Wednesday, 27 November 2013

Oldboy (2013)

A man is kidnapped, taken from his family, and imprisoned in a hotel room for 20 years. During that time, he is framed for the murder of his wife. His daughter is given up for adoption. The day he is set free, his former captor proposes a challenge: find out who kidnapped him and why it was done – and he will have his just revenge.

The premise of Spike Lee’s adaptation of Oldboy is the same as Park Chan-wook’s adaptation of Oldboy, yet one crucial difference makes them as different as chalk and cheese. Park is a bold visual stylist who’s not afraid to show you what you don’t dare to see while Spike Lee is a bold writer-director who’s not afraid to tell you stories that you don’t dare to watch – but Oldboy isn’t a “Spike Lee joint”. Where Park Chan-wook made Old Boy into his very own creation, a stylised meditation on the nature of vengeance and hatred, you do not expect Spike Lee to make Old Boy into a Spike Lee Joint, a gutsy, no-holds-barred meditation on race relations in New York.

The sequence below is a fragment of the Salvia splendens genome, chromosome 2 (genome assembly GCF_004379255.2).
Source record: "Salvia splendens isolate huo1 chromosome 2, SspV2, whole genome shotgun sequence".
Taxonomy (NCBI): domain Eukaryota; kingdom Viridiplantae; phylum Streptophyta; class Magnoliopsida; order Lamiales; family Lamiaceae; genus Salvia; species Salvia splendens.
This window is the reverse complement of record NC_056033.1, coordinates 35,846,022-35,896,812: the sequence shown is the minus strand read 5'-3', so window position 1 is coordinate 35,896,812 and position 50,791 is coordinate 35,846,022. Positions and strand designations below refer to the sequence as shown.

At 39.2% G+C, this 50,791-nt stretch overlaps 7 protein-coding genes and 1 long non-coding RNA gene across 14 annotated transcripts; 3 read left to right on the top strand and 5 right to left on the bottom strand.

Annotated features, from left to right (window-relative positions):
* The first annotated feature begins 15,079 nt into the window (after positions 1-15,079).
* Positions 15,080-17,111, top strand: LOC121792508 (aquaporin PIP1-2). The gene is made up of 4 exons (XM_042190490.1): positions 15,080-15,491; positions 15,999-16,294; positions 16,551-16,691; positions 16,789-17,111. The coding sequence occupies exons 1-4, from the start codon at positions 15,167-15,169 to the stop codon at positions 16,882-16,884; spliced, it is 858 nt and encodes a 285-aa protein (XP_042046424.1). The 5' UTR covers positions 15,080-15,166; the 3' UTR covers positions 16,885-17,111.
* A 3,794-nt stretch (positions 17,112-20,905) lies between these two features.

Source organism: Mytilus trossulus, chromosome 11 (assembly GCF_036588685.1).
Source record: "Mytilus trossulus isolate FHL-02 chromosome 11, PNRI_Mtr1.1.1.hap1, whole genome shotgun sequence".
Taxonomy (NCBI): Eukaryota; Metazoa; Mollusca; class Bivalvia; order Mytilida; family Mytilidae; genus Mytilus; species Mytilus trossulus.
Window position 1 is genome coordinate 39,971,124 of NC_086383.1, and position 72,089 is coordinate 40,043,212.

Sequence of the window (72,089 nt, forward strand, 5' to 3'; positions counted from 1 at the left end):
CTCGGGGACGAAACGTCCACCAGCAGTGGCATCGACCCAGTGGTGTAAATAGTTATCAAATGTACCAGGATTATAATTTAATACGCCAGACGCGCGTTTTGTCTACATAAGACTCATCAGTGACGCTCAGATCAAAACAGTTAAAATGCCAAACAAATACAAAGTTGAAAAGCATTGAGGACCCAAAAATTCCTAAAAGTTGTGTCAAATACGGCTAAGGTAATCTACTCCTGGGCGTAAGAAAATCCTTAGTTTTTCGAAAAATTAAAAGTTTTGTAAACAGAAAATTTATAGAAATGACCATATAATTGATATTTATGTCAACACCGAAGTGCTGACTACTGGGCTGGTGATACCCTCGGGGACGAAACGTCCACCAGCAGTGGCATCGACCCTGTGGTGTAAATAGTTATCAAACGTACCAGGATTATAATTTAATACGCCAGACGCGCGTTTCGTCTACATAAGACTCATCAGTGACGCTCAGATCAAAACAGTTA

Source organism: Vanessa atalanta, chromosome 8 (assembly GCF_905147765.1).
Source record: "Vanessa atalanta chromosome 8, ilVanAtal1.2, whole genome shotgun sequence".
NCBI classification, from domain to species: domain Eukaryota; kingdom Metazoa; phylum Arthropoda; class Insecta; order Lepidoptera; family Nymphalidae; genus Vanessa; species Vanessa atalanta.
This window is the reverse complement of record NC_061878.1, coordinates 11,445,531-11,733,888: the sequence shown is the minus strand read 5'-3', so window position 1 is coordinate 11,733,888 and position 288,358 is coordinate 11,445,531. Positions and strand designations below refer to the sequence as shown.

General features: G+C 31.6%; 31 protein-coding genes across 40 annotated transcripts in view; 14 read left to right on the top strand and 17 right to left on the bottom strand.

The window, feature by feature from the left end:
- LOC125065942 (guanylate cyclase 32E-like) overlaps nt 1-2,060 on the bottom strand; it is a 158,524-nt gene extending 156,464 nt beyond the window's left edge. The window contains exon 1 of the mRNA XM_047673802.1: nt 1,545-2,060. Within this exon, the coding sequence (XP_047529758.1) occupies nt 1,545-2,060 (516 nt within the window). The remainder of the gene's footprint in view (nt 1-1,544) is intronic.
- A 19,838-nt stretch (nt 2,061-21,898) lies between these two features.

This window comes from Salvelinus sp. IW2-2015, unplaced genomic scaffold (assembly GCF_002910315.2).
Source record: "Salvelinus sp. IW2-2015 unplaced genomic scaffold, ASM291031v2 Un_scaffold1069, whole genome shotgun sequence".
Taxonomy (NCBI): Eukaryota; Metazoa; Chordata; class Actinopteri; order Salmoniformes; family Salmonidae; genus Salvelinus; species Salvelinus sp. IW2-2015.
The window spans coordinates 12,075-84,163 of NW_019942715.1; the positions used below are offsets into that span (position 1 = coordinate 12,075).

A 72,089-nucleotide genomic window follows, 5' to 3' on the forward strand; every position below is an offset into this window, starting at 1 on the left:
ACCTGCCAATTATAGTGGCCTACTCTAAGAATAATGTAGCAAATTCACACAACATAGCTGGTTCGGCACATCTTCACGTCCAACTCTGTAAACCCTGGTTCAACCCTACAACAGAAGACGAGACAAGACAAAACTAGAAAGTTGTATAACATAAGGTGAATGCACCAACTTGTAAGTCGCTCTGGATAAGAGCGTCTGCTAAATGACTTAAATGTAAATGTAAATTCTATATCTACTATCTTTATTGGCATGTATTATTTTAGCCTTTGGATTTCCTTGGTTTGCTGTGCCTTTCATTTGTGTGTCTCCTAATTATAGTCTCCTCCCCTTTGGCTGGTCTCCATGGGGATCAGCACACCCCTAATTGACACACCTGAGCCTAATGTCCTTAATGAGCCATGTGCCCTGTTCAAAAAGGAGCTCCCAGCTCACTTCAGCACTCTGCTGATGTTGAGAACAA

The end result is pretty much predictable once you consider the strengths of the man helming this year’s adaptation of the manga: Spike Lee’s film, while not as well made as Park’s, has better storytelling.

Park’s visually stunning and cheerfully sardonic colours give way to a more studied and well-thought story that doesn’t collapse like a house of cards once you exit the cinema. Spike Lee as a writer-director understands the weakness in the writing of both the manga and Park’s adaptation. The third act is completely reworked so that there’s no surprise reveal with a villain and a revenge backstory. I understand that in the old days, the original third act would have been a sign of incompetent writing.

Better yet, Spike Lee actually understands what makes a Tragedy or a Revenge Tragedy: any fall from grace can only be tragic and deserving, and a real fall, only if there is free will involved. I understand that in the old days, the original third act would also have been a sign of an inability to comprehend good storytelling. The revenge backstory and the denoument that was so botched in Park’s adaptation is much improved here.

Our verdict: Spike Lee’s Oldboy is well worth a watch if you’re not too attached to Park Chan-wook’s version and blind to its flaws.

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